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Uncle Billy probably was plotting against the other outcasts from the moment they were banished. The story doesn't specifically indicate this, but the reader knows that Uncle Billy should not be trusted.
and "Uncle Billy," a suspected sluice-robber and confirmed drunkard.
He's a criminal and a drunk. He doesn't exactly scream trustworthiness.
The specific point in the story when Uncle Billy definitely begins his plotting is soon after Tom and Piney arrive with horses and provisions. Uncle Billy laughs at just about anything young Tom says, because Uncle Billy knows a lot of it is bluff and bluster. Mr. Oakhurst gives Billy a swift kick to make him stop, and Uncle Billy goes away from camp to sulk. While among the trees, Uncle Billy vents and sobers up.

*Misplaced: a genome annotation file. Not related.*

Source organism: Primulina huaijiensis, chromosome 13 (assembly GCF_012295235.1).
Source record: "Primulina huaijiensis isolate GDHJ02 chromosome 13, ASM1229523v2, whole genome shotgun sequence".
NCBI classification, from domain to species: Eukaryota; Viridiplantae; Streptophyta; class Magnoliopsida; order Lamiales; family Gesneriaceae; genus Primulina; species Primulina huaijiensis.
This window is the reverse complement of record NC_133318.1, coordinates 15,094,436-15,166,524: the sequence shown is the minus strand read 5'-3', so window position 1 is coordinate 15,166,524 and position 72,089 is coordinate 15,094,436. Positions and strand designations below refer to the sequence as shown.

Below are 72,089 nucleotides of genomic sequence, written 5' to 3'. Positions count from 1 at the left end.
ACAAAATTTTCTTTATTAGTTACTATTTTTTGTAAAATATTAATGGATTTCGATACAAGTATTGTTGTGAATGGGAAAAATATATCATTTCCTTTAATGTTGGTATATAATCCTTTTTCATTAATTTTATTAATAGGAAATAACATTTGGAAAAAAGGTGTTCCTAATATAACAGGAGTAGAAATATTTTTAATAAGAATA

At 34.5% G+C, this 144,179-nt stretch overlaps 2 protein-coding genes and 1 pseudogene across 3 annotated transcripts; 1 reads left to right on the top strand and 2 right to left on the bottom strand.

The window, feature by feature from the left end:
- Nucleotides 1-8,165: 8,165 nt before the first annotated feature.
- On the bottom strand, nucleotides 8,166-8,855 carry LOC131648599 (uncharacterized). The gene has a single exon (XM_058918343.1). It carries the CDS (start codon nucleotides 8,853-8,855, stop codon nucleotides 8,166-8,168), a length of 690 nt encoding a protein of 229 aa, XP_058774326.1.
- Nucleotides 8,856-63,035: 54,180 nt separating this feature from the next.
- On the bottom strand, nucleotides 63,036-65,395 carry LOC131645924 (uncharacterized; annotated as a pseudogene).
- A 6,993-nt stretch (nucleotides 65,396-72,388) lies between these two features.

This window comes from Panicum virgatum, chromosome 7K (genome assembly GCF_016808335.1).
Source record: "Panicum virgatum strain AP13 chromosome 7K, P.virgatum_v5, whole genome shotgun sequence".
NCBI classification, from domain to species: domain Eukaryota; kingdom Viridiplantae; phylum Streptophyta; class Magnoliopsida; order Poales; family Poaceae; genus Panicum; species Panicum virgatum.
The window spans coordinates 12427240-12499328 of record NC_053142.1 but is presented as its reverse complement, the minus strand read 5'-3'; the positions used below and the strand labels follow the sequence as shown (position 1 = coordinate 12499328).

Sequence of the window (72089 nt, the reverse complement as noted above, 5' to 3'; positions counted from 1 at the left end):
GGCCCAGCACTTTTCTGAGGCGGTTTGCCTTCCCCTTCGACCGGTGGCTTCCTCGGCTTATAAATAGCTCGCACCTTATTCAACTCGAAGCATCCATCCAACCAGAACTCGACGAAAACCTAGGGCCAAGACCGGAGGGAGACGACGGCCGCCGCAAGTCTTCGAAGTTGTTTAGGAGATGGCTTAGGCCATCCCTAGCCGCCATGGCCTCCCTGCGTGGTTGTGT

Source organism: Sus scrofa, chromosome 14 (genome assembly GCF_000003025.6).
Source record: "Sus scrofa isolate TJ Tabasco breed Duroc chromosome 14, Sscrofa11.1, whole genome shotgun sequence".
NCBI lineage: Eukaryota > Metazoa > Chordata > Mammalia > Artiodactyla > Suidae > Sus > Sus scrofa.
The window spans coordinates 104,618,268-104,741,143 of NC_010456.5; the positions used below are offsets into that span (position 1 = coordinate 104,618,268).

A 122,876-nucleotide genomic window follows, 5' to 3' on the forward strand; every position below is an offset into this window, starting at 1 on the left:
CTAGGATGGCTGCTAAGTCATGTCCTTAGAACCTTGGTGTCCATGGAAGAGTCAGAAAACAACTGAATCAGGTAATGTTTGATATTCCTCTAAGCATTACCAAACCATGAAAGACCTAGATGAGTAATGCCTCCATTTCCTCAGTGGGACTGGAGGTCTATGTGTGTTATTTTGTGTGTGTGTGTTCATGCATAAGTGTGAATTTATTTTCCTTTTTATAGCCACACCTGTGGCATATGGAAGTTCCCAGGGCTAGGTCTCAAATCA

As it was, he felt compelled to retire up the canyon until he could recover his gravity. There he confided the joke to the tall pine trees, with many slaps of his leg, contortions of his face, and the usual profanity.
When Uncle Billy finally returns to the group, he discovers that everybody is enjoying each other's company. He feels left out. It's then that he plots his revenge.
Suddenly an idea mingled with the alcoholic fumes that disturbed his brain. It was apparently of a jocular nature, for he felt impelled to slap his leg again and cram his fist into his mouth.
Three paragraphs later, Uncle Billy and the horses are gone.
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